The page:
The tides were noticeably stronger off Old Harry Rocks and probably as close an experience as we’ll get to being flying superheroes (or being in a washing machine)!
With the second of the days’ drift dives complete, we began making our way home, for a well-earned night’s sleep, and fortunately with a Bank Holiday Monday to help rest up and recover.

Particular thanks to Trevor for organising!

By Ollie

Pembrokeshire August 2018

We arrived at our cottage in St Ishmaels on the Pembrokeshire coast on a bright sunny afternoon. Sadly the weather wasn’t quite as kind the following morning, with stereotypical Welsh rain and too much wind for the dive boat to go out. But we took the opportunity to explore the area, with a trip up to St David’s – as well as an unscheduled trip to Halfords to replace a broken car battery… And we even cooked up a curry feast, followed by a blackberry and apple pie, decorated with an artfully crafted octopus! 


Blackberry and apple pie before cooking

The weather was a bit breezy for the rest of the week (although no more rain and lots of sun), which meant the diving was spread over the week. Most of us managed to get in a good three days though. And the diving was great. The boat was very spacious, and the skipper Brian really knew his stuff, having dived here himself for years. He gave detailed briefings, and we were treated to lots of sealife. Unfortunately, the vis wasn’t great due to the weather, but we still managed to see plenty. The highlight for me were all the crustaceans, including lobsters, lots of different crabs, squat lobsters, shrimp and huge crayfish. Akiko and I even sotted a lobster who had clearly just finished a rather tasty meal of one of these crayfish, judging from the shell scattered around! There were also lots of fabulous sponges – more varieties and much bigger than I’ve seen in UK waters before. Another great spot was the huge scallops, half buried in the sand and busy feeding. There were plenty of flatfish and gobies, the odd tompot blenny, and the occasional wrasse appeared out of the gloom!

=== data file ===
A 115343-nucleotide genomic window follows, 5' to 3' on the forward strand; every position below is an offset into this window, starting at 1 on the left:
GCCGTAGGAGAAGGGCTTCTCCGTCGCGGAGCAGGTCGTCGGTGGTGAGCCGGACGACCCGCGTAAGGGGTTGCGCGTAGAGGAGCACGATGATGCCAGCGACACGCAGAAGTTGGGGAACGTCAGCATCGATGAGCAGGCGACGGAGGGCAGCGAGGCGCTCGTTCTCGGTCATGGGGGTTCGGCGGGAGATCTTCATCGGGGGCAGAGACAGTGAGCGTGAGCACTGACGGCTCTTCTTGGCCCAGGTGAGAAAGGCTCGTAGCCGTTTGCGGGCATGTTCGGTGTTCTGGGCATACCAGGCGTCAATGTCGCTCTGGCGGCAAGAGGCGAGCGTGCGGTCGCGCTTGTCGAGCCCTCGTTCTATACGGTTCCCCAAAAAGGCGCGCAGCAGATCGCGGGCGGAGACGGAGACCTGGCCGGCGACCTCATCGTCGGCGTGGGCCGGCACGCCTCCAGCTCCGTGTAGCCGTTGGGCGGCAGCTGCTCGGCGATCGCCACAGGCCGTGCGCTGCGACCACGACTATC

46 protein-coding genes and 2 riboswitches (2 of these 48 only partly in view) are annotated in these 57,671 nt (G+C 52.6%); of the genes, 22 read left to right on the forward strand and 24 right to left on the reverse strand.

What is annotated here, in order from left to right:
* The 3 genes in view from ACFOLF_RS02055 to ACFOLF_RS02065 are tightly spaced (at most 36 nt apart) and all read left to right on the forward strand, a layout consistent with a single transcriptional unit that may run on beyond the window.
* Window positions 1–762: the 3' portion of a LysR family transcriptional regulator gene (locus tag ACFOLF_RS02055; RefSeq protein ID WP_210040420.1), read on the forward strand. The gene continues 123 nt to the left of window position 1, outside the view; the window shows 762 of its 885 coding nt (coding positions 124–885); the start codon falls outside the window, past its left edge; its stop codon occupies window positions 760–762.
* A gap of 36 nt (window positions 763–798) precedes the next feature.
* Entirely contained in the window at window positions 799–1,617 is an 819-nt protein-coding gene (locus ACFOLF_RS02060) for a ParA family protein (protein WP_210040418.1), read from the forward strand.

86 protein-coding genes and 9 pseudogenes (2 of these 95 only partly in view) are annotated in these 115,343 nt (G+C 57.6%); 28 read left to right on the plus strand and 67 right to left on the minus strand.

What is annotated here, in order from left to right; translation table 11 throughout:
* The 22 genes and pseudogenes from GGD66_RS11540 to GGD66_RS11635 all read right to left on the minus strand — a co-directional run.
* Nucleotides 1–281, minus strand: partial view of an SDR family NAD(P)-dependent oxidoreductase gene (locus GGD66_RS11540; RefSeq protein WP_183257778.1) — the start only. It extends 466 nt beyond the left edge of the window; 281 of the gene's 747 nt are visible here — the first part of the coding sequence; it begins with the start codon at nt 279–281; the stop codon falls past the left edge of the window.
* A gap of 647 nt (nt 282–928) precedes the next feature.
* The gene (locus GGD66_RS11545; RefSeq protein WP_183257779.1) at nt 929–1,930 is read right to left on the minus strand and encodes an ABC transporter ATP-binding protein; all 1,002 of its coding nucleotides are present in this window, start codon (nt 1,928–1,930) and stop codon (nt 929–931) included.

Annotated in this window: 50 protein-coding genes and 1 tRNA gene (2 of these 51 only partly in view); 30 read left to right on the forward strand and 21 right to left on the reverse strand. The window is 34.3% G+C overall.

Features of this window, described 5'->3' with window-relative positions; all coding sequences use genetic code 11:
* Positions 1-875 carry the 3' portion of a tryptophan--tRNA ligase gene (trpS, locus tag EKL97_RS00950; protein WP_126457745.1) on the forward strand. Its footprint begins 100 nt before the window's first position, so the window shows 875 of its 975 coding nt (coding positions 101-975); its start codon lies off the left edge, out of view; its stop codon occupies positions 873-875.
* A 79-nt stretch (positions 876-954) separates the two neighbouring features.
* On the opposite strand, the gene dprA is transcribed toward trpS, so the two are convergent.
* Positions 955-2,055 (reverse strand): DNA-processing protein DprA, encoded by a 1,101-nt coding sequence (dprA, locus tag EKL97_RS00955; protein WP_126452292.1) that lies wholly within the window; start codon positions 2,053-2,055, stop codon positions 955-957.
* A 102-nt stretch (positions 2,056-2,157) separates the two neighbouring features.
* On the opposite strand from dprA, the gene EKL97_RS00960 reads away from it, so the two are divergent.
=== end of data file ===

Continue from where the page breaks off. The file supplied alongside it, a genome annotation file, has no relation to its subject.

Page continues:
Our boat


And when we couldn’t dive, we made the most of everything this beautiful place had to offer. We explored the stunning coastal path, with craggy cliffs, practically deserted and dramatic beaches, baby seals in the coves, and lots of birds. There was swimming in the sea, body boarding, and cycling. And some of us made the most of the wind to practise our kite-flying skills! It also turned into a bit of a gourmet trip as we made the most of the self-catering, with home-made pizza, pasta, and yet more blackberry desserts!